Eastern Europe Trip – Day 18 – Tallinn, Estonia & Helsinki, Finland

Today I slept in until 8:30am. After getting dressed I walked a few minutes away to Cafe Rotermann and had a coffee and a traditional Estonian breakfast.

First stop of the day was Patarei Prison, a former sea fortress and prison, located on the shore of Tallinn Bay. The fort was built between 1830 and 1837 as part of the fortifications for the tsarist Russian state. In 1863, Tallinn was removed from the Russian Empire’s list of fortressses due to Russia’s defeat in the Crimean War, and the fort was converted into a barracks. After the Republic of Estonia declared independence in 1918 it was reconstructed into a prison, and was used until 2005. Patarei is one of the most prominent symbols of Soviet and Nazi political terror. The prison was closed and is currently planned to open as a museum in 2025. I was able to sneak a few photos of the site, due to poor security. I had to be careful as there was barbed wire everywhere. What a special treat it was to explore this place!

Second stop was the Town Hall Pharmacy, which is Tallinn’s oldest pharmacy, of Europe’s oldest pharmacies, dating back to the early 15th century.

Close by is St. Catherine’s Passage, also known as Monk’s Alley, winds its way from Vene Street to Müürivahe Street. The alley is lined with buildings that were built between the 15th and 17th centuries. The alley retains its medieval charms and was last restored in 1995.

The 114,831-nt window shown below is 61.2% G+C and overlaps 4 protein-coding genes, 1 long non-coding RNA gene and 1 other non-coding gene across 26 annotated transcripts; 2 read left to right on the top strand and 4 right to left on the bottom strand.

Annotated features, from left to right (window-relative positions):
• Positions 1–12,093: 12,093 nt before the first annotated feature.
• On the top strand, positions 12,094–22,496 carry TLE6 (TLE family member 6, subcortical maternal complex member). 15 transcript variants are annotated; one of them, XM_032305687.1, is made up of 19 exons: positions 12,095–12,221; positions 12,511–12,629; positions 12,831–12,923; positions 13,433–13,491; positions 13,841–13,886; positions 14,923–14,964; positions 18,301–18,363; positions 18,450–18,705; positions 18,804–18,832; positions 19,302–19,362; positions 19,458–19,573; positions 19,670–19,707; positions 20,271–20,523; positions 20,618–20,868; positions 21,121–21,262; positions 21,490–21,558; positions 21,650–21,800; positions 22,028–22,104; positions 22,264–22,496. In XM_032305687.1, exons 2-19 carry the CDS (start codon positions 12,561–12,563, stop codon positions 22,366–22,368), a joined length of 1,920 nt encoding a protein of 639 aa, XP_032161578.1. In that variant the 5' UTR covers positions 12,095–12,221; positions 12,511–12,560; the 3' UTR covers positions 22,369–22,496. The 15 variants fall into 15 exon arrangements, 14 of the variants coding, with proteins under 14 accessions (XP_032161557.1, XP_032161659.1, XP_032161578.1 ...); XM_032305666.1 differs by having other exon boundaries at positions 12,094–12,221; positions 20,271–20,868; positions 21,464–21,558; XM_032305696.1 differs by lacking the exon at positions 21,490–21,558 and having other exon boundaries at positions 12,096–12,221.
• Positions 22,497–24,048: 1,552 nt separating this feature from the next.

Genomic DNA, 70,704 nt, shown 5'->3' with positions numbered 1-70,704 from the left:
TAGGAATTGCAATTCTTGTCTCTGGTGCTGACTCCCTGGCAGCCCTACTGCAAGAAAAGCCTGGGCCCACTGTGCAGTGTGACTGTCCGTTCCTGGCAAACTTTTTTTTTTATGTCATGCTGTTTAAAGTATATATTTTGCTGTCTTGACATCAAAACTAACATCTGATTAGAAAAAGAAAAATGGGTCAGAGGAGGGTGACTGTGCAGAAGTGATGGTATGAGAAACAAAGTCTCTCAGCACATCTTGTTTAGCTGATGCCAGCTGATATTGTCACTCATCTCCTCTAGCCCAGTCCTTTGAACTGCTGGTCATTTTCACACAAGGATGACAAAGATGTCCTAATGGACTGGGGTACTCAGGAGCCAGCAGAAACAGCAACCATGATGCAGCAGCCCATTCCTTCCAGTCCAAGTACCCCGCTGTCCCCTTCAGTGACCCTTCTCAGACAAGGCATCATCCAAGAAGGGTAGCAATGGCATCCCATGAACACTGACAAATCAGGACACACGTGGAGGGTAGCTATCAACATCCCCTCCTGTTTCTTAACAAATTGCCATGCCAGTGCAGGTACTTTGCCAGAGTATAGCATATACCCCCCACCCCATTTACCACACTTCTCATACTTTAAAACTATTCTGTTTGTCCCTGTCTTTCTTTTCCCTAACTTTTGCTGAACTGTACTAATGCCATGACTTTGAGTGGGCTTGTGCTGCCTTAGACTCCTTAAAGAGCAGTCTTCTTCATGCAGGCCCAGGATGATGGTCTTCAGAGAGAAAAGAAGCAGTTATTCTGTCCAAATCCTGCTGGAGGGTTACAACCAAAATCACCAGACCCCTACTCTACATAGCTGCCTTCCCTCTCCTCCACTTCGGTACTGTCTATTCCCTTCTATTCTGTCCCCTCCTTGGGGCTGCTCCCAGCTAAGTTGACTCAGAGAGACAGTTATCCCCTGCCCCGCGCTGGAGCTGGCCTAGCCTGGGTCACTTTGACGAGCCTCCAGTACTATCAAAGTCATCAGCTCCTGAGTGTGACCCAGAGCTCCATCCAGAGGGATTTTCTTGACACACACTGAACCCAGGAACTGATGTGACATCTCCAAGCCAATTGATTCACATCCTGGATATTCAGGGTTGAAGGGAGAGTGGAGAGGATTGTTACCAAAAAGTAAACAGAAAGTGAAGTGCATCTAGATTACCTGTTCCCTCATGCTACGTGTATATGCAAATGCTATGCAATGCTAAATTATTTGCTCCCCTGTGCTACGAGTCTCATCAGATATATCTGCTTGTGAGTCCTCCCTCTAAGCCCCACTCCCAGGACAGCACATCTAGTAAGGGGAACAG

When you exit St. Catherine’s Passage you can see Hellemann Tower and the Town Wall Walkway. Hellemann’s Tower, a three-story tower, dates back to the 14th century, and is integrated into the Town Wall.

It was time to grab some lunch, and I didn’t feel like sitting down at a restaurant, so I just grabbed a cheeseburger from McDonald’s.

My final stop in Tallinn was the KGB Museum at the top of Hotel Viru. Hotel Viru was completed in 1972. The building was the first high-rise building in Estonia. The Soviet Union hired a Finnish construction company (Repo Oy) to build the hotel. Construction started in July 1969, however the construction company went bankrupt in the middle of the project in 1971 due to a fire breaking out on the top floors in December 1970. Finland found another company to finish the project, and the hotel was opened on May 5th 1972. During the Soviet era, the 23rd floor of the hotel housed a KGB radio centre, which was used to eavesdrop on hotel guests. 60 of the ~500 rooms had concealed espionage devices, as well as some of the tables at the hotel restaurant. They were even clever enough to hide espionage devices in cigarette trays.